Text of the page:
Electroplating Metals

For our final lesson of Unit 1, the concept of electroplating metals was introduced by watching a short video featuring a garage-style setup with a guy who uses a spork and pickle juice to electroplate a part of his cart project:

After the video, we discussed how to set up an electroplating apparatus (pictured below) and also discussed safety concerns and required personal protective equipment to be worn during the lab tomorrow (goggles and lab apron required, hair tied back, closed-toe shoes).  Students then worked with their table team to design an electroplating experiment and write up a procedure to follow tomorrow.


For the Wednesday lab, students must carefully document all aspects of their work in preparation for writing a lab report.  Students who finish early may begin writing the lab report.




The Lesson 26 PowerPoint will introduce students to the four models of chemical bonding.  Students will also receive a handout of the models with additional information.  After the PowerPoint, students will work in pairs to organize the Substance Cards and record their learning on the Lesson 26 worksheet.

Homework for this evening:

  • Read Lessons 26 and 27 in the textbook.
  • Work through the homework problems at the end of Lessons 26 and 27 and write notes for Lessons 26 and 27.
  • Come to class tomorrow prepared to ask questions about anything from Lesson 26 you do not yet fully understand.

Classifying Substances

We enter the final chapter in Unit 1 with the Lesson 25 PowerPoint, introducing students to the concept of classifying substances based on properties of matter like conductivity and solubility.  After slide 6 in the PowerPoint, students will receive the Lesson 25 Worksheet and then work in groups of 4 students to test the conductivity and solubility of the substances listed on the worksheet.  By the end of class, students will compile all of the data from the lab into the table on page 2 of the worksheet.

Notes from class:




Homework for this evening:

  • Read Lesson 25 in the textbook.
  • Work through the homework problems at the end of Lesson 25 and write notes for Lesson 25.
  • Come to class tomorrow prepared to ask questions about anything from Lesson 25 you do not yet fully understand.

Week 9

Monday, October 28 (HS-LS1-6): Today marks the final Monday of the 1st Quarter. We began class with a review of the Egg Lab experiment conducted last week, focusing on the data collected on Friday.  We drew models to show the flow of water across the cell membrane when the cell was placed in corn syrup.  Next, students were given an open-notes pop quiz designed to evaluate both understanding and engagement.  Students all received the Dehydration Synthesis Gizmo with remaining class time set aside to begin working on the Gizmo.  Students who complete the Gizmo by next Monday will receive bonus credit.

Tuesday, October 29 (HS-LS1-6): As we conclude our study of how organisms live and grow, we must answer the question: how do cells build new molecules with the nutrients they acquire following digestion?  To address this question, students consider the elements found in the four major classes of biomolecules:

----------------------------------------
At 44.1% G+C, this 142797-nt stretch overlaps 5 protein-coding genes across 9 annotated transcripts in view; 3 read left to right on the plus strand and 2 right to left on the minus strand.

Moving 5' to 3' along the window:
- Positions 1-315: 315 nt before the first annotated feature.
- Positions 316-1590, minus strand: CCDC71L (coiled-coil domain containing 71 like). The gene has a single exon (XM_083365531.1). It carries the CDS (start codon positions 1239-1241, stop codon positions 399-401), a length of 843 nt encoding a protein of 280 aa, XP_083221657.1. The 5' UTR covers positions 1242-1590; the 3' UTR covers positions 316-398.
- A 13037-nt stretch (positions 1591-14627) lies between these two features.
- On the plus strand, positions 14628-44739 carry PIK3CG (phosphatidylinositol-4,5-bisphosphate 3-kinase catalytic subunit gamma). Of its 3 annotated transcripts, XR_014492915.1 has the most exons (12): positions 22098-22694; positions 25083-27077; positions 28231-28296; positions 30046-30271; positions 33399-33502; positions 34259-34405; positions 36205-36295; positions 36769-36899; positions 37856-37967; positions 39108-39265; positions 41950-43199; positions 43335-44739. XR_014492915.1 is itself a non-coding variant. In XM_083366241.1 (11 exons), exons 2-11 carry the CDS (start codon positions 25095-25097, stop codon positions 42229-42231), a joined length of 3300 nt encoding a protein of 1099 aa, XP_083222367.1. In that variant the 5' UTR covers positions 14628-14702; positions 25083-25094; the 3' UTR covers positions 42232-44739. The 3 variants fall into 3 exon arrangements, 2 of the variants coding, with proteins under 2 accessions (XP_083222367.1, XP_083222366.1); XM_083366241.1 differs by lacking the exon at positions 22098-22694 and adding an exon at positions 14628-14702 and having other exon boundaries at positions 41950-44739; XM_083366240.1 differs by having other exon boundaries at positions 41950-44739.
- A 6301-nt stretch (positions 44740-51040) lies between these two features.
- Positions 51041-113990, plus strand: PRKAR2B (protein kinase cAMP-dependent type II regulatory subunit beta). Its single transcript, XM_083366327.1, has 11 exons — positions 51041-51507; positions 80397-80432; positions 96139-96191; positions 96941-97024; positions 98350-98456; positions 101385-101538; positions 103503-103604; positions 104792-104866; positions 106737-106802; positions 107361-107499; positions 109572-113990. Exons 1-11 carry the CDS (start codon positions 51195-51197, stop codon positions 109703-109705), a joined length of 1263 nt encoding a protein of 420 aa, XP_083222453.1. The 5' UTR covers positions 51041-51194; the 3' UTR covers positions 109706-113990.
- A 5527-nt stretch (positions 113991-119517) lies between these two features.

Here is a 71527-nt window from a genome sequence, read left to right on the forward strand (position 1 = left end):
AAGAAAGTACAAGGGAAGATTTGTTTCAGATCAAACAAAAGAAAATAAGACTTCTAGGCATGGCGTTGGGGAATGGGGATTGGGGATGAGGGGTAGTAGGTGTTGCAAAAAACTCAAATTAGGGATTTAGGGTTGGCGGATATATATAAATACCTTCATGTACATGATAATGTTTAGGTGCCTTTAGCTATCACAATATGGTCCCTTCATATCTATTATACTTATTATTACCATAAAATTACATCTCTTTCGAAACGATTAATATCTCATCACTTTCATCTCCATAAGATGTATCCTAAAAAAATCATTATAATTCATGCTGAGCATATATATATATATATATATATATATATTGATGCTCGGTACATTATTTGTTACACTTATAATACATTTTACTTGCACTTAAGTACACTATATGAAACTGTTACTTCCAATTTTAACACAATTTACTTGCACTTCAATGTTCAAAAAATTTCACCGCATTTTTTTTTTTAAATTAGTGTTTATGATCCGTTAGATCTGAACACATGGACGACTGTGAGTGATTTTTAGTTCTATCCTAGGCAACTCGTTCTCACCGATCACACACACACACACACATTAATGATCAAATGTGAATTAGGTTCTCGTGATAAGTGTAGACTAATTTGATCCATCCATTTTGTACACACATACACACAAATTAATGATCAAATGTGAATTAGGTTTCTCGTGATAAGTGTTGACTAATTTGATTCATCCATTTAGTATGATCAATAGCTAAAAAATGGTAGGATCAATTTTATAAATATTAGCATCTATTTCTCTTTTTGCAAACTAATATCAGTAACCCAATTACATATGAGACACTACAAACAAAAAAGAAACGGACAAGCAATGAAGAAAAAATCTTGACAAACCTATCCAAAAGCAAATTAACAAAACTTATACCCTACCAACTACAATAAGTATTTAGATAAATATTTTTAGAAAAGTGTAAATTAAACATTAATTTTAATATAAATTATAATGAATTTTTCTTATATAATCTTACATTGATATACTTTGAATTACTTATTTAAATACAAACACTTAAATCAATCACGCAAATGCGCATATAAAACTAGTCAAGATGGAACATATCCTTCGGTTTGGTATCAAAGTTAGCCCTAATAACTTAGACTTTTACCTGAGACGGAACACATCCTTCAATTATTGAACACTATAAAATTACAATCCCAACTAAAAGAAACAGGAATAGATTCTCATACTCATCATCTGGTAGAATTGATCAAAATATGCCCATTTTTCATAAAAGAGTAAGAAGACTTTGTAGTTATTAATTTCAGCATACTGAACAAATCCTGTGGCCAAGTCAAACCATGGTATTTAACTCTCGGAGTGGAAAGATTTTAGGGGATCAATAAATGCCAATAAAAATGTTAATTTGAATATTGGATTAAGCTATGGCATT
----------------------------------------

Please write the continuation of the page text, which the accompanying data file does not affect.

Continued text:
• Carbohydrates: carbon (C), hydrogen (H), and oxygen (O)
  • Lipids: carbon (C), hydrogen (H), and oxygen (O)
  • Proteins: carbon (C), hydrogen (H), oxygen (O), and nitrogen (N), and sulfur (S)
  •  Nucleic Acids: carbon (C), hydrogen (H), oxygen (O), nitrogen (N), and phosphorus (P)

To understand the process of building biomolecules with atoms of elements obtained after the digestion process, students will learn about dehydration synthesis.  Students will also learn about hydrolysis, the process of apart polymers to produce monomers while consuming water.

Notes from class:


Next, we watched a segment of the NOVA video Hunting the Elements, beginning at 58:05 and ending at 1:18:00, and students were tasked with keeping track of how much of each element are present in the human body.

Finally, students will receive the grading rubric for the Unit 1 Project.

Wednesday, October 30 (HS-ETS1-1, HS-ETS1-2): As carbon dioxide levels increase in the atmosphere, the oceans absorb carbon dioxide and become more acidic. When ocean water becomes more acidic, the shells of young shelled sea creatures fail to form properly, often dissolving before the animals can mature.

With that background, we watched the video about ocean acidification below:

After the video, we took class notes:

Next, we watched the video below that focused on solutions to ocean acidification:

After a brief discussion, class ended with students tasked with reviewing the rubric in preparation for forming project teams tomorrow.

Thursday, October 31 – Friday, November 8 (HS-ETS1-1, HS-ETS1-2):

Your team is tasked with researching which species of photosynthetic organism is best suited to grow in your company’s aquatic farm. Photosynthetic aquatic organisms consume carbon dioxide during photosynthesis to produce glucose and oxygen, so aquatic farming may help reduce the amount of carbon dioxide in the water and reduce acidification of the surrounding water.

As described in detail on the Unit 1 Project Scoring Rubric, a complete project (Google Doc, Google Slides, video, web page, or poster) must include: